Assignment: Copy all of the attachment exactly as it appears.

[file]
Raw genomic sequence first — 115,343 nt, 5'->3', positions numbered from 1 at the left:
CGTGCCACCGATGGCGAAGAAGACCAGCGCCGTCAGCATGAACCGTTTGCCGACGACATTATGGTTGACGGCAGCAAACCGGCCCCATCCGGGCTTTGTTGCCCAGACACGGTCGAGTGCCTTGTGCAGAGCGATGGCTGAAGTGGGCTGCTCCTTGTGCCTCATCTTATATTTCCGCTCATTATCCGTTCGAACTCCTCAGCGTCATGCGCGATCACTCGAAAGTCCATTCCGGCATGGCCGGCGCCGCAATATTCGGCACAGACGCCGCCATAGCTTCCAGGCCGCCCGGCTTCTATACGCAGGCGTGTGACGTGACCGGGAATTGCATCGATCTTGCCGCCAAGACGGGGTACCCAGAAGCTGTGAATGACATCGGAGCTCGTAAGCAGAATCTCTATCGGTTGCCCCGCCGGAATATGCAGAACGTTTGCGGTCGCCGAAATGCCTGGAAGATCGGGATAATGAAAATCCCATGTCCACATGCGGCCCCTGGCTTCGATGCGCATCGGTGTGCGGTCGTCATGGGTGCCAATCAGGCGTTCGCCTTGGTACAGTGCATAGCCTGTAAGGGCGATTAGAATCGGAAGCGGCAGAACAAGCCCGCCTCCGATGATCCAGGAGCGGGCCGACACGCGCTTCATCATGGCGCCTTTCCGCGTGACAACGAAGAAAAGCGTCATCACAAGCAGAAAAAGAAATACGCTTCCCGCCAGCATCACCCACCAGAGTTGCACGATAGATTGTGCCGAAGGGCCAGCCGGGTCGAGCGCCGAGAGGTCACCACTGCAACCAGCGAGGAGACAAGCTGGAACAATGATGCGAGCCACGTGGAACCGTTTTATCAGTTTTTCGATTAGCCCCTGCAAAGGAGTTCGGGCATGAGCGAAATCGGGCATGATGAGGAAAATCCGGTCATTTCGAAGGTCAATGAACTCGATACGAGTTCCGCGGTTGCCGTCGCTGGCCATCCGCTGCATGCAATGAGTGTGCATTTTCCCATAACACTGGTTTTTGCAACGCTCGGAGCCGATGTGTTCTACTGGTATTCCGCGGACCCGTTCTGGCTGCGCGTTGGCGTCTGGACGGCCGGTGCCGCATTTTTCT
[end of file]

Raw genomic sequence first — 115,343 nt, 5'->3', positions numbered from 1 at the left:
CGTGCCACCGATGGCGAAGAAGACCAGCGCCGTCAGCATGAACCGTTTGCCGACGACATTATGGTTGACGGCAGCAAACCGGCCCCATCCGGGCTTTGTTGCCCAGACACGGTCGAGTGCCTTGTGCAGAGCGATGGCTGAAGTGGGCTGCTCCTTGTGCCTCATCTTATATTTCCGCTCATTATCCGTTCGAACTCCTCAGCGTCATGCGCGATCACTCGAAAGTCCATTCCGGCATGGCCGGCGCCGCAATATTCGGCACAGACGCCGCCATAGCTTCCAGGCCGCCCGGCTTCTATACGCAGGCGTGTGACGTGACCGGGAATTGCATCGATCTTGCCGCCAAGACGGGGTACCCAGAAGCTGTGAATGACATCGGAGCTCGTAAGCAGAATCTCTATCGGTTGCCCCGCCGGAATATGCAGAACGTTTGCGGTCGCCGAAATGCCTGGAAGATCGGGATAATGAAAATCCCATGTCCACATGCGGCCCCTGGCTTCGATGCGCATCGGTGTGCGGTCGTCATGGGTGCCAATCAGGCGTTCGCCTTGGTACAGTGCATAGCCTGTAAGGGCGATTAGAATCGGAAGCGGCAGAACAAGCCCGCCTCCGATGATCCAGGAGCGGGCCGACACGCGCTTCATCATGGCGCCTTTCCGCGTGACAACGAAGAAAAGCGTCATCACAAGCAGAAAAAGAAATACGCTTCCCGCCAGCATCACCCACCAGAGTTGCACGATAGATTGTGCCGAAGGGCCAGCCGGGTCGAGCGCCGAGAGGTCACCACTGCAACCAGCGAGGAGACAAGCTGGAACAATGATGCGAGCCACGTGGAACCGTTTTATCAGTTTTTCGATTAGCCCCTGCAAAGGAGTTCGGGCATGAGCGAAATCGGGCATGATGAGGAAAATCCGGTCATTTCGAAGGTCAATGAACTCGATACGAGTTCCGCGGTTGCCGTCGCTGGCCATCCGCTGCATGCAATGAGTGTGCATTTTCCCATAACACTGGTTTTTGCAACGCTCGGAGCCGATGTGTTCTACTGGTATTCCGCGGACCCGTTCTGGCTGCGCGTTGGCGTCTGGACGGCCGGTGCCGCATTTTTCT